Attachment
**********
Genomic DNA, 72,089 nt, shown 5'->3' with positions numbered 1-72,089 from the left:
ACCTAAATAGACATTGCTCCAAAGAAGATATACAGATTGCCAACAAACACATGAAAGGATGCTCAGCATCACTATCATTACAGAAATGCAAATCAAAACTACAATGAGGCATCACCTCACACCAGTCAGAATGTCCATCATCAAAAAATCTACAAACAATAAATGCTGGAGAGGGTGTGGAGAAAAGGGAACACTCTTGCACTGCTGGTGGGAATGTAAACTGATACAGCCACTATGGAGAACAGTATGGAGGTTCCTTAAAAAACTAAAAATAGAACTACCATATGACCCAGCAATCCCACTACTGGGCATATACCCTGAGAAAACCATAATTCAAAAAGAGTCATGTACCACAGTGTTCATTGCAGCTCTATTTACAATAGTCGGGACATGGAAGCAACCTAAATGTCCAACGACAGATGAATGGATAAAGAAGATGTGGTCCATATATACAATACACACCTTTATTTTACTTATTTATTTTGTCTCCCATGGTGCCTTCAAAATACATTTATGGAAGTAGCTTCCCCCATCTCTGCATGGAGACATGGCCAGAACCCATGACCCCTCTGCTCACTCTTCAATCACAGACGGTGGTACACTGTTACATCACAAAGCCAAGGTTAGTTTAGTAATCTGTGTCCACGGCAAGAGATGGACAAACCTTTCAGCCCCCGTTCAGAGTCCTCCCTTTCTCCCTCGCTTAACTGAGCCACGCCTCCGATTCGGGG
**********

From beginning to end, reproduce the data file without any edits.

Genomic DNA, 72,089 nt, shown 5'->3' with positions numbered 1-72,089 from the left:
ACCTAAATAGACATTGCTCCAAAGAAGATATACAGATTGCCAACAAACACATGAAAGGATGCTCAGCATCACTATCATTACAGAAATGCAAATCAAAACTACAATGAGGCATCACCTCACACCAGTCAGAATGTCCATCATCAAAAAATCTACAAACAATAAATGCTGGAGAGGGTGTGGAGAAAAGGGAACACTCTTGCACTGCTGGTGGGAATGTAAACTGATACAGCCACTATGGAGAACAGTATGGAGGTTCCTTAAAAAACTAAAAATAGAACTACCATATGACCCAGCAATCCCACTACTGGGCATATACCCTGAGAAAACCATAATTCAAAAAGAGTCATGTACCACAGTGTTCATTGCAGCTCTATTTACAATAGTCGGGACATGGAAGCAACCTAAATGTCCAACGACAGATGAATGGATAAAGAAGATGTGGTCCATATATACAATACACACCTTTATTTTACTTATTTATTTTGTCTCCCATGGTGCCTTCAAAATACATTTATGGAAGTAGCTTCCCCCATCTCTGCATGGAGACATGGCCAGAACCCATGACCCCTCTGCTCACTCTTCAATCACAGACGGTGGTACACTGTTACATCACAAAGCCAAGGTTAGTTTAGTAATCTGTGTCCACGGCAAGAGATGGACAAACCTTTCAGCCCCCGTTCAGAGTCCTCCCTTTCTCCCTCGCTTAACTGAGCCACGCCTCCGATTCGGGG